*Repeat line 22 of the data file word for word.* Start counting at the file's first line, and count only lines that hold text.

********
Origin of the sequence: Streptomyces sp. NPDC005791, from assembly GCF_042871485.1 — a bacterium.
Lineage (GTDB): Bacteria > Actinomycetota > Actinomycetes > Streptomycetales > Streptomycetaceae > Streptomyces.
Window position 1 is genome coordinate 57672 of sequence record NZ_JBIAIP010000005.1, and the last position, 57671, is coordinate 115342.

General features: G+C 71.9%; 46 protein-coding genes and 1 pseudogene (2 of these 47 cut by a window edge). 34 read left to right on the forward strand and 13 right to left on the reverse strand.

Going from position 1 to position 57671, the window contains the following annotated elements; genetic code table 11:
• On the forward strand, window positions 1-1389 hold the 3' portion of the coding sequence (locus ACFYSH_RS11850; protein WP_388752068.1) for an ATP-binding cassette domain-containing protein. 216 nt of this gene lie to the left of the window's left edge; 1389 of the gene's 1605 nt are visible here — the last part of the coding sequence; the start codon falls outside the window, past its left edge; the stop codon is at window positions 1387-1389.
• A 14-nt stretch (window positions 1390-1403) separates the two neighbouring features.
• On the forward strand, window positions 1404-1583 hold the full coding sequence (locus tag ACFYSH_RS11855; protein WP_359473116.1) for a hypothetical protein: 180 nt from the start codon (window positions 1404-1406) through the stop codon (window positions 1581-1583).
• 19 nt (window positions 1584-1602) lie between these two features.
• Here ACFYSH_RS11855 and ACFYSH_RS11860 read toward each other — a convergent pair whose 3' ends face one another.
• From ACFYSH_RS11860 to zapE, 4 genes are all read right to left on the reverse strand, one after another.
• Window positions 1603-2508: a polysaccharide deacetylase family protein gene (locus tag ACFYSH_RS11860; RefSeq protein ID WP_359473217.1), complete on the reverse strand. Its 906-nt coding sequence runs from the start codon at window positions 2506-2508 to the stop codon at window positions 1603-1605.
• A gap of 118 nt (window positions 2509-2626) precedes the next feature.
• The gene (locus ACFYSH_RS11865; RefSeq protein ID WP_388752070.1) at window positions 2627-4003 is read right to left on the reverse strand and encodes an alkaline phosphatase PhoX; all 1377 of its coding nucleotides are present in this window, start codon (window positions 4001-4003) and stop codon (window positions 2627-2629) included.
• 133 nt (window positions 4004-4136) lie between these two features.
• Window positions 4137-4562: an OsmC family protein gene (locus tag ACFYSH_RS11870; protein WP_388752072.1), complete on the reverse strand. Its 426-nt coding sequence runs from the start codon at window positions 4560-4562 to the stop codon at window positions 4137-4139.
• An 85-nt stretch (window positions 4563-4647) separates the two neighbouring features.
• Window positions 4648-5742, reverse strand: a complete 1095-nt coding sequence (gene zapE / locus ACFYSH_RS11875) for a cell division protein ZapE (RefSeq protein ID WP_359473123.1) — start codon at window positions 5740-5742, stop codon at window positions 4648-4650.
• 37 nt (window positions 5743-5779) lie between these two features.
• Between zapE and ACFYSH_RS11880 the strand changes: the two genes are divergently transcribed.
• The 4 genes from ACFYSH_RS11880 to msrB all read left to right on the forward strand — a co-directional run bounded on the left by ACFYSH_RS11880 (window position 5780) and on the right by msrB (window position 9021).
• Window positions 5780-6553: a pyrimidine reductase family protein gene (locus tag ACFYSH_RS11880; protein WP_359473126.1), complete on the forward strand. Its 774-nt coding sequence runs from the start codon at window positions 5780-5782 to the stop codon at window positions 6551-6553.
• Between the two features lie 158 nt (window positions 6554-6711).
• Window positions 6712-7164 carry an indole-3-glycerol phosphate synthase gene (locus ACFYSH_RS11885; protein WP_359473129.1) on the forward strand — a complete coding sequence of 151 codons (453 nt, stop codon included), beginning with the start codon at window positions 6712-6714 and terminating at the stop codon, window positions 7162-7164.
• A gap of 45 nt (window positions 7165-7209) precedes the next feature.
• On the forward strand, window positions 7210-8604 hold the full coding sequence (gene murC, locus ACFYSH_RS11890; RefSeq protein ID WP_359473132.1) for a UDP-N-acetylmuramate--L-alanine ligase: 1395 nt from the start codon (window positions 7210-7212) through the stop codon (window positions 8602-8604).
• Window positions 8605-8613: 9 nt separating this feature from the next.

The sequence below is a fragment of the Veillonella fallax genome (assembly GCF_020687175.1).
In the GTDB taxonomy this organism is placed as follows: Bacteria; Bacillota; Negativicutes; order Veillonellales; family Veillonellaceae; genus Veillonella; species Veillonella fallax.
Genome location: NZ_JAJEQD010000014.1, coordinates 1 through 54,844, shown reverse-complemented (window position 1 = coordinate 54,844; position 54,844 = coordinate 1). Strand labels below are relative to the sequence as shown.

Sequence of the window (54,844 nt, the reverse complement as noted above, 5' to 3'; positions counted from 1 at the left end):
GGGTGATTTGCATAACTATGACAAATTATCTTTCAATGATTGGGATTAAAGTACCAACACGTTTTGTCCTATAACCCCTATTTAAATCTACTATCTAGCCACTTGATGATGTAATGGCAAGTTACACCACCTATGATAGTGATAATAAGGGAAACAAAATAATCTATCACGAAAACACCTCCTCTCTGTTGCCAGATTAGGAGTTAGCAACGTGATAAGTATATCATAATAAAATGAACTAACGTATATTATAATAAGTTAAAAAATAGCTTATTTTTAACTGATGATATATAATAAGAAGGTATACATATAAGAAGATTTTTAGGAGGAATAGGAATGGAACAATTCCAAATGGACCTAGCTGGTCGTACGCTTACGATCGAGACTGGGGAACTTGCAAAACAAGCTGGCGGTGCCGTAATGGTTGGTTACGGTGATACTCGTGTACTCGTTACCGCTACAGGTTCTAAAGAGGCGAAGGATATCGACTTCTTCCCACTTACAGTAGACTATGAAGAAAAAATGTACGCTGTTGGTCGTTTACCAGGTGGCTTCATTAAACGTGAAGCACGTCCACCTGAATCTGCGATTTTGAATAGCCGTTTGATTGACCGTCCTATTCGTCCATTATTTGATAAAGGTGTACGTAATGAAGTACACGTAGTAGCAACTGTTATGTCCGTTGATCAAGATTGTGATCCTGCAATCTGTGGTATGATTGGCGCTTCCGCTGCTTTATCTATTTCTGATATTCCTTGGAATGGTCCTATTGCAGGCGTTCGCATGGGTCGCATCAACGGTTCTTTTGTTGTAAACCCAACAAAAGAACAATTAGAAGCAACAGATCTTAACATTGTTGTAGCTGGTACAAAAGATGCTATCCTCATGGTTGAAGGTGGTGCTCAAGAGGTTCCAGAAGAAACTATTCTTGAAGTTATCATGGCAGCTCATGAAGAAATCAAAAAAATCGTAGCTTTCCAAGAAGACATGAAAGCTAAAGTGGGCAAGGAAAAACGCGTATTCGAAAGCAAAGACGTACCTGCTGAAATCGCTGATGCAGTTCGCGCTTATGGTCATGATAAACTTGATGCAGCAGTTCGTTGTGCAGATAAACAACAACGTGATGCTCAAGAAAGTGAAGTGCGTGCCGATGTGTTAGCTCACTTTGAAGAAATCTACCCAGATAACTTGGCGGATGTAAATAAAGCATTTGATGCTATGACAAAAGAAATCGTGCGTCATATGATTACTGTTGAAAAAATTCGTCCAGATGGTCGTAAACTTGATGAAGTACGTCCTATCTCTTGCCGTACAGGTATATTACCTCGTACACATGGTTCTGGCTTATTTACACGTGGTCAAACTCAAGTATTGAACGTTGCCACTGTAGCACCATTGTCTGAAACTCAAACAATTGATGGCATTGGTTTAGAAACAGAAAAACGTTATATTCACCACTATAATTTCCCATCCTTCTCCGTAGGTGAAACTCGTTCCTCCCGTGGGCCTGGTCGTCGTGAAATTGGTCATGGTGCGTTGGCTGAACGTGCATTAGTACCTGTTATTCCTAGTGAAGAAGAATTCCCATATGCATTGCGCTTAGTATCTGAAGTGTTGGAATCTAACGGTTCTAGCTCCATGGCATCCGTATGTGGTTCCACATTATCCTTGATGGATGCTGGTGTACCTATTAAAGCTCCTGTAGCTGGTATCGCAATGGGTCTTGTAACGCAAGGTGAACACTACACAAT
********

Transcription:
• Window positions 5780-6553: a pyrimidine reductase family protein gene (locus tag ACFYSH_RS11880; protein WP_359473126.1), complete on the forward strand. Its 774-nt coding sequence runs from the start codon at window positions 5780-5782 to the stop codon at window positions 6551-6553.